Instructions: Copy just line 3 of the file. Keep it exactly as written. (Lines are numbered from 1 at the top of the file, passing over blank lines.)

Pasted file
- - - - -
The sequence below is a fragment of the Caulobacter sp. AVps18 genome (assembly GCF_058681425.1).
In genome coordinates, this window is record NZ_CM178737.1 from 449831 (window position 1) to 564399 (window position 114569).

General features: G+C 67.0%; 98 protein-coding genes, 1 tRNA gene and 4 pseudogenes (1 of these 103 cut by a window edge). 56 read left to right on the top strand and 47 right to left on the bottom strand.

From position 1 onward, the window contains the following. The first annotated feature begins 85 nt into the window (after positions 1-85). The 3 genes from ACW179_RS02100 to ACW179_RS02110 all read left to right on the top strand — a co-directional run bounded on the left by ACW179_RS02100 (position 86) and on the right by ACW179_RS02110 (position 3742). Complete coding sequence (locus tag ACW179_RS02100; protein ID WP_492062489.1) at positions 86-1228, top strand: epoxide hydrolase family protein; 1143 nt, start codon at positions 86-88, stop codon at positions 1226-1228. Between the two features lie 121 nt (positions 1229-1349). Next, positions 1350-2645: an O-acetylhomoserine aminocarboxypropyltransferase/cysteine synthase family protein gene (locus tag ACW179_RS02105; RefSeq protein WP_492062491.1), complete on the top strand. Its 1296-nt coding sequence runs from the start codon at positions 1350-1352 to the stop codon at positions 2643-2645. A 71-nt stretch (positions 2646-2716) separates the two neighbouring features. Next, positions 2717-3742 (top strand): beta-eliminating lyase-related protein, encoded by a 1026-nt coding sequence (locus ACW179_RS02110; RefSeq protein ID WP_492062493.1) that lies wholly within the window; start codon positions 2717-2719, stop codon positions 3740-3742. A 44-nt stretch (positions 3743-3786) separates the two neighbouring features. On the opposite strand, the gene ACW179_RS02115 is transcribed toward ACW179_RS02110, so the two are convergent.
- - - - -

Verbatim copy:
General features: G+C 67.0%; 98 protein-coding genes, 1 tRNA gene and 4 pseudogenes (1 of these 103 cut by a window edge). 56 read left to right on the top strand and 47 right to left on the bottom strand.